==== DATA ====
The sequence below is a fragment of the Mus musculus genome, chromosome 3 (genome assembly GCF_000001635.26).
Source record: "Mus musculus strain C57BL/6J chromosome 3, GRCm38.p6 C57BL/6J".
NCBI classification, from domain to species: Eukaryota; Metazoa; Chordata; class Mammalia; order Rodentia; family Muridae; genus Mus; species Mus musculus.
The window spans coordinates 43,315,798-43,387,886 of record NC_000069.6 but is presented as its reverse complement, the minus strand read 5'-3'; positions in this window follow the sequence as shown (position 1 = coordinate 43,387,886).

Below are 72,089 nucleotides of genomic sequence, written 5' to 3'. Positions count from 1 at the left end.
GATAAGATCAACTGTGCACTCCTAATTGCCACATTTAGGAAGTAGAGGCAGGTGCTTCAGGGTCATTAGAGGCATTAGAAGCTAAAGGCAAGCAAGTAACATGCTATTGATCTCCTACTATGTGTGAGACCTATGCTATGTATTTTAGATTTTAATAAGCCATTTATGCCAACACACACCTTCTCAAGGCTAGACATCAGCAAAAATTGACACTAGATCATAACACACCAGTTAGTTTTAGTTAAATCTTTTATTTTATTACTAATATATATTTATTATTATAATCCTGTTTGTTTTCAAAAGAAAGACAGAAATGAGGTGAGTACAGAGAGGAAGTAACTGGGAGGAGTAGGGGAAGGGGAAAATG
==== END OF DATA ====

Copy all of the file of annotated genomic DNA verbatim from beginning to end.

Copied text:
The sequence below is a fragment of the Mus musculus genome, chromosome 3 (genome assembly GCF_000001635.26).
Source record: "Mus musculus strain C57BL/6J chromosome 3, GRCm38.p6 C57BL/6J".
NCBI classification, from domain to species: Eukaryota; Metazoa; Chordata; class Mammalia; order Rodentia; family Muridae; genus Mus; species Mus musculus.
The window spans coordinates 43,315,798-43,387,886 of record NC_000069.6 but is presented as its reverse complement, the minus strand read 5'-3'; positions in this window follow the sequence as shown (position 1 = coordinate 43,387,886).

Below are 72,089 nucleotides of genomic sequence, written 5' to 3'. Positions count from 1 at the left end.
GATAAGATCAACTGTGCACTCCTAATTGCCACATTTAGGAAGTAGAGGCAGGTGCTTCAGGGTCATTAGAGGCATTAGAAGCTAAAGGCAAGCAAGTAACATGCTATTGATCTCCTACTATGTGTGAGACCTATGCTATGTATTTTAGATTTTAATAAGCCATTTATGCCAACACACACCTTCTCAAGGCTAGACATCAGCAAAAATTGACACTAGATCATAACACACCAGTTAGTTTTAGTTAAATCTTTTATTTTATTACTAATATATATTTATTATTATAATCCTGTTTGTTTTCAAAAGAAAGACAGAAATGAGGTGAGTACAGAGAGGAAGTAACTGGGAGGAGTAGGGGAAGGGGAAAATG